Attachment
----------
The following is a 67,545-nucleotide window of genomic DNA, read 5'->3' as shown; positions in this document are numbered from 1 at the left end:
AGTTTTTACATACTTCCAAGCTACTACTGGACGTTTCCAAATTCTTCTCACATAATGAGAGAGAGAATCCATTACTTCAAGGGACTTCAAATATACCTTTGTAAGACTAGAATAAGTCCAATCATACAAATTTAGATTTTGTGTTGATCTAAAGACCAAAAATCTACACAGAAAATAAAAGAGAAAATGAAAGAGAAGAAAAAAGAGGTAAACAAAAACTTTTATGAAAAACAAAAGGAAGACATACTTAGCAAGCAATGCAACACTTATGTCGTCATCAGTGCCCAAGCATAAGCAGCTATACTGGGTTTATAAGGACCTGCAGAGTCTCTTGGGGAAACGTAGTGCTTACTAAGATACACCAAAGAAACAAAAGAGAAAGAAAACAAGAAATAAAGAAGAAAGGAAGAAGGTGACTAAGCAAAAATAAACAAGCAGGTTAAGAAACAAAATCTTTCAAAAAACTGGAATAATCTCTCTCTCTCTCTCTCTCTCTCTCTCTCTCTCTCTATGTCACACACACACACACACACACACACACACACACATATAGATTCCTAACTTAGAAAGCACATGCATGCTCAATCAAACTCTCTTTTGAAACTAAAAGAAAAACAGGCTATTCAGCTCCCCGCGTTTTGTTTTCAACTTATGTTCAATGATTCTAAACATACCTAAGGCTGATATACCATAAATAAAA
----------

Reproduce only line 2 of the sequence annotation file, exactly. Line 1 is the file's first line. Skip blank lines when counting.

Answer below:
AGTTTTTACATACTTCCAAGCTACTACTGGACGTTTCCAAATTCTTCTCACATAATGAGAGAGAGAATCCATTACTTCAAGGGACTTCAAATATACCTTTGTAAGACTAGAATAAGTCCAATCATACAAATTTAGATTTTGTGTTGATCTAAAGACCAAAAATCTACACAGAAAATAAAAGAGAAAATGAAAGAGAAGAAAAAAGAGGTAAACAAAAACTTTTATGAAAAACAAAAGGAAGACATACTTAGCAAGCAATGCAACACTTATGTCGTCATCAGTGCCCAAGCATAAGCAGCTATACTGGGTTTATAAGGACCTGCAGAGTCTCTTGGGGAAACGTAGTGCTTACTAAGATACACCAAAGAAACAAAAGAGAAAGAAAACAAGAAATAAAGAAGAAAGGAAGAAGGTGACTAAGCAAAAATAAACAAGCAGGTTAAGAAACAAAATCTTTCAAAAAACTGGAATAATCTCTCTCTCTCTCTCTCTCTCTCTCTCTCTCTCTCTATGTCACACACACACACACACACACACACACACACACATATAGATTCCTAACTTAGAAAGCACATGCATGCTCAATCAAACTCTCTTTTGAAACTAAAAGAAAAACAGGCTATTCAGCTCCCCGCGTTTTGTTTTCAACTTATGTTCAATGATTCTAAACATACCTAAGGCTGATATACCATAAATAAAA